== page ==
A one-way ANOVA was performed to compare sleep (SMIN, TA, NAP) and control variables (workload, unusual events, and caffeine consumption) by study nights. DSST and LCT performance between 3:00 a.m. and 7:00 a.m. sessions and between two nap/no-nap night shifts was compared using paired-sample t-tests. Differences in DSST correct responses, LCT capacity, and LCT omission errors between 3:00 a.m. and 7:00 a.m. on nap and no-nap conditions were examined via mixed-model analyses controlling for caffeine consumption, workload, and unusual events. Repeated measures analysis of variance (RM-ANOVA) was used to assess sleepiness throughout the night shift and to compare sleepiness after the nap (at 5:00, 6:00, and 7:00 a.m.) in nap and no-nap conditions. Mixed-model analyses, controlling for age, workload, unusual events, and caffeine consumption, tested the contributions of a nap, biopsychosocial factors, and Nap × Biopsychosocial interactions to sleepiness, DSST, and LCT performance measures.

Recruitment status
Date of first participant enrolment
Date of last participant enrolment
Date of last data collection
Sample size
Accrual to date
Recruitment outside Australia
Country [1] 20987 0
State/province [1] 20987 0

Funding & Sponsors
Funding source category [1] 301096 0
Government body
Name [1] 301096 0
Israel Ministry of Economy and Industry
Address [1] 301096 0
5 Bank Israel Street, Jerusalem
Zip code: 9195021
Country [1] 301096 0
Primary sponsor type
University of Haifa
199 Aba Khoushy Ave, Mount Carmel, Haifa
Zip code: 3498838
Secondary sponsor category [1] 300704 0
Name [1] 300704 0
Address [1] 300704 0
Country [1] 300704 0

Ethics approval
Ethics application status
Ethics committee name [1] 301847 0
Western Galilee Medical Center IRB
Ethics committee address [1] 301847 0
POB 21 Naharya
Zip code 22100
Ethics committee country [1] 301847 0
Date submitted for ethics approval [1] 301847 0
Approval date [1] 301847 0
Ethics approval number [1] 301847 0
0056–13 NHR

Brief summary
The present study aimed to examine the effectiveness of a scheduled nap during the nadir of alertness (4 am) on subsequent sleepiness and performance and its interaction with individual factors on sleepiness and cognition during an 8-hour night shift. We hypothesized that a scheduled nap reduces sleepiness and improves cognitive performance in female nurses working night shifts in comparison to no-nap condition and that the benefits of the nap may differ based on individual differences such as age, chronotype, prior sleep duration, time awake, sleep quality, pre-sleep arousal, and number of children in the home.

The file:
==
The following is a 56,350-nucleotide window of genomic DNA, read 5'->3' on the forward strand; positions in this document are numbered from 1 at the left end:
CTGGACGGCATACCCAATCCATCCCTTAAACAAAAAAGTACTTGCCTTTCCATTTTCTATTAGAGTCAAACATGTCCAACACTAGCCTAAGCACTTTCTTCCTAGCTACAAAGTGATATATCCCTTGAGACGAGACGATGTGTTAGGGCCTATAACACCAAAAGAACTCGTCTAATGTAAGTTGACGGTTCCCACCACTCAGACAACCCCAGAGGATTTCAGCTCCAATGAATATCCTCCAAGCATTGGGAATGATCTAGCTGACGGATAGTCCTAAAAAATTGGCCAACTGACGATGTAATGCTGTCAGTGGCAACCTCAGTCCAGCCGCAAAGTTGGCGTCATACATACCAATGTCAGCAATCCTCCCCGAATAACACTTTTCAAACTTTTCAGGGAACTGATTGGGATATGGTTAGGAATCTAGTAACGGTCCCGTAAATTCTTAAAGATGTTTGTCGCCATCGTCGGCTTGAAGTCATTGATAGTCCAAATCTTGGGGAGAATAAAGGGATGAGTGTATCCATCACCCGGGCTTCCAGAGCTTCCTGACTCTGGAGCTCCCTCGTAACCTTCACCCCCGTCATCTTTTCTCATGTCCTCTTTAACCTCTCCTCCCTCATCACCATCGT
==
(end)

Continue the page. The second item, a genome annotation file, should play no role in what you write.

Trial website
Trial related presentations / publications
Public notes

Principal investigator
Name 88306 0
Prof Tamar Shochat
Address 88306 0
University of Haifa 199 Aba Khoushy Ave. Mount Carmel, Haifa Israel Zip code: 3498838
Country 88306 0
Phone 88306 0
Fax 88306 0
Email 88306 0
Contact person for public queries
Name 88307 0
Mrs Nataly Zion
Address 88307 0
University of Haifa 199 Aba Khoushy Ave. Mount Carmel, Haifa Israel Zip code: 3498838
Country 88307 0
Phone 88307 0
Fax 88307 0
Email 88307 0
Contact person for scientific queries
Name 88308 0
Prof Tamar Shochat
Address 88308 0
University of Haifa 199 Aba Khoushy Ave. Mount Carmel, Haifa Israel Zip code: 3498838
Country 88308 0
Phone 88308 0
Fax 88308 0
Email 88308 0

Data sharing statement
Will individual participant data (IPD) for this trial be available (including data dictionaries)?
No/undecided IPD sharing reason/comment
Per the IRB's at Bnei Zion Medical Center and Western Galilee Medical Center, data is not to be shared with third parties. However, should a third party be interested, we will consult with IRB.
What supporting documents are/will be available?
No other documents available
Summary results
Have study results been published in a peer-reviewed journal?
Other publications
Have study results been made publicly available in another format?
Other publication details
Citation type [1] 103 0
Conference poster
Citation/DOI/link/details [1] 103 0
The effects of a scheduled nap on nurses' health and performance during the night shift.
International Symposium on Shiftwork and Working Time.Bahia, Brazil
November 4-8, 2013
Attachments [1] 103 0
Citation type [2] 104 0
Citation/DOI/link/details [2] 104 0
The Effects of a Scheduled Nap on Self-Reported Sleepiness and Vigor during the Nightshift in Female Nurses Working Rotating 8-Hr Shifts: A Prospective Field Study.
Associated Professional Sleep Societies 29th Annual Meeting. Seattle,Washington
June 2015

Attachments [2] 104 0
Results – plain English summary
The present study aimed to examine the effectiveness of a scheduled nap and its interaction with individual factors on sleepiness and cognition during an 8-hour night shift. All participants were female and had a mean age of 39.0±9.1 years. Mean experience in shift work was 13.6±8.7 years. Most were married (79.8%), with children living in the household (80.7%); the mean number of children of 1.8±1.2. Fifty-six (51.9 %) of the nurses were overweight, and 18.3% were smokers. Participants were predominantly early chronotypes (76.3%). Lower levels of sleepiness were found at 5:00, 6:00, and 7:00 a.m. on nap versus no-nap nights. Increments in performance between 3:00 and 7:00 a.m. were significantly greater on nap versus no-nap nights for DSST correct responses and LCT capacity. No interactions between the nap and any of the individual factors emerged.